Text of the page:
A surprise trip and flight was sprung on him and his friend to travel from Orlando to Chicago. What he did not know was that 10 more family and friends traveled from as far away as California to help celebrate—including his dad and brother.

Wrigley Field and a Cubs game is an experience in and of itself. For three of us the fact that the Reds won was brilliant (the Cubs fans always appreciate the game win or lose). My nephew Nick opened up his home for the after game event—3 college football games on a big screen, poker, grilled Brats and corn, and the requisite ‘brewskies’, all in his “Man Cave”. Vince was kind enough to donate a major stack of chips to Nick all of which helped defray Nick’s Brats and Corn “investment”; so kind.

Jason, Tevita, and I arrived back in Cincinnati at 5 AM this morning.

Make it a great week everyone. Good night!

Cheers,

Dirk



09 5th, 2009

From the North Woods, Good morning all:

Wisdom Of The Week:

“I am an optimist. It does not seem too much use being anything else.” — Winston Churchill

This morning I am sharing my first mug with a new-found North Woods friend—Ibu Profen. Twenty or so trips crawling under the cabin had Marcia introduce me to little Ibu. The building and re-building of the piers the place sits on is now well under way. Or so I think. I’ll bring my brothers-in-law over for an expert opinion.

I’d have Marcia give the ‘expert’ critique, but I question her true motive. I am slowly convincing myself that her, “uh-huh, it’s just fine” comments are made just so that she can go back to counting stitches for a new Afghan she is knitting—her third since we got here.

The trees have begun to turn so the winter-to-do preparation folder is out of case. This week it’ll be the start and finish for placing the place in winter hibernation; our second attempt to do it right. Already I have the list committed to memory; docks pulled onto dry land, pontoon trailered and the lower half of the engine drained and repacked; gas stabilizer in all left over gas, water off and lines drained, all outside furniture and stuff stored inside, and shutters on, and etc, etc.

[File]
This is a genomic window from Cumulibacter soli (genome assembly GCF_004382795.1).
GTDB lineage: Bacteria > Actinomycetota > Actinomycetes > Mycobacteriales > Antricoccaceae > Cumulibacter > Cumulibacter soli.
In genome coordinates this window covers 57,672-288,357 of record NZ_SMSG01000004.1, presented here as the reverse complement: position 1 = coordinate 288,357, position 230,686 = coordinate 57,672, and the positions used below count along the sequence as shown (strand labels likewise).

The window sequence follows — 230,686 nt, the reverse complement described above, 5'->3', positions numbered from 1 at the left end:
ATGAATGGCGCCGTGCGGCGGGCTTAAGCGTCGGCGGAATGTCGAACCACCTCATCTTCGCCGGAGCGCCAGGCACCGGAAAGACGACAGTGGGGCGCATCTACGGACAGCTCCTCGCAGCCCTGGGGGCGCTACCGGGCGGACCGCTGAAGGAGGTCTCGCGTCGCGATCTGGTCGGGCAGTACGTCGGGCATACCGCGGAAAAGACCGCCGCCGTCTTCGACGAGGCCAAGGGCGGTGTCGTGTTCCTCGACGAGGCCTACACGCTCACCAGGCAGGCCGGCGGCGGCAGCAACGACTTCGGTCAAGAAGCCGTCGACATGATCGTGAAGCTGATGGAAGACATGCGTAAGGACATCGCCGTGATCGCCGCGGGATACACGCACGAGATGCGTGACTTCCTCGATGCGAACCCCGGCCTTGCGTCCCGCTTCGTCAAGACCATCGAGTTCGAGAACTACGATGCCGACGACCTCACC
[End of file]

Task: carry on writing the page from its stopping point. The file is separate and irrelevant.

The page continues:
I do want to get at least one more good kayak run in. Earlier this week Marcia and I had a nice long (14 miles) ATV ride. We ended up at a smallish creek draining nearby Pudding Stone Lake. And indeed she found a nice – 25 pound – Pudding Stone which we took back to the cabin. The stone will spend the winter outdoors.

At some point we asked each other if we’d brought anything to ward off Bears since we spotted fresh skat and bear activity all over the place. Especially so since we didn’t see another soul on the whole run and knew of bears having been seen immediately across the cove from us. As Shakespeare once said; “all’s well that ends well.”

I love the way that in Nature everything has a purpose. Marcia and I had been noticing a flock of Red Breasted Merganser ducks that paddle on by on a daily basis. Sometimes they’d just cruise slowly and at other times almost as if running on the water. Curiosity got the better of me and I did some reading. It appears that this is a hunting technique. Mergansers are fish eaters and they will hunt in groups, driving their prey into the shallower shore area by quickly forming an arc or a line and then paddling furiously and flapping their wings.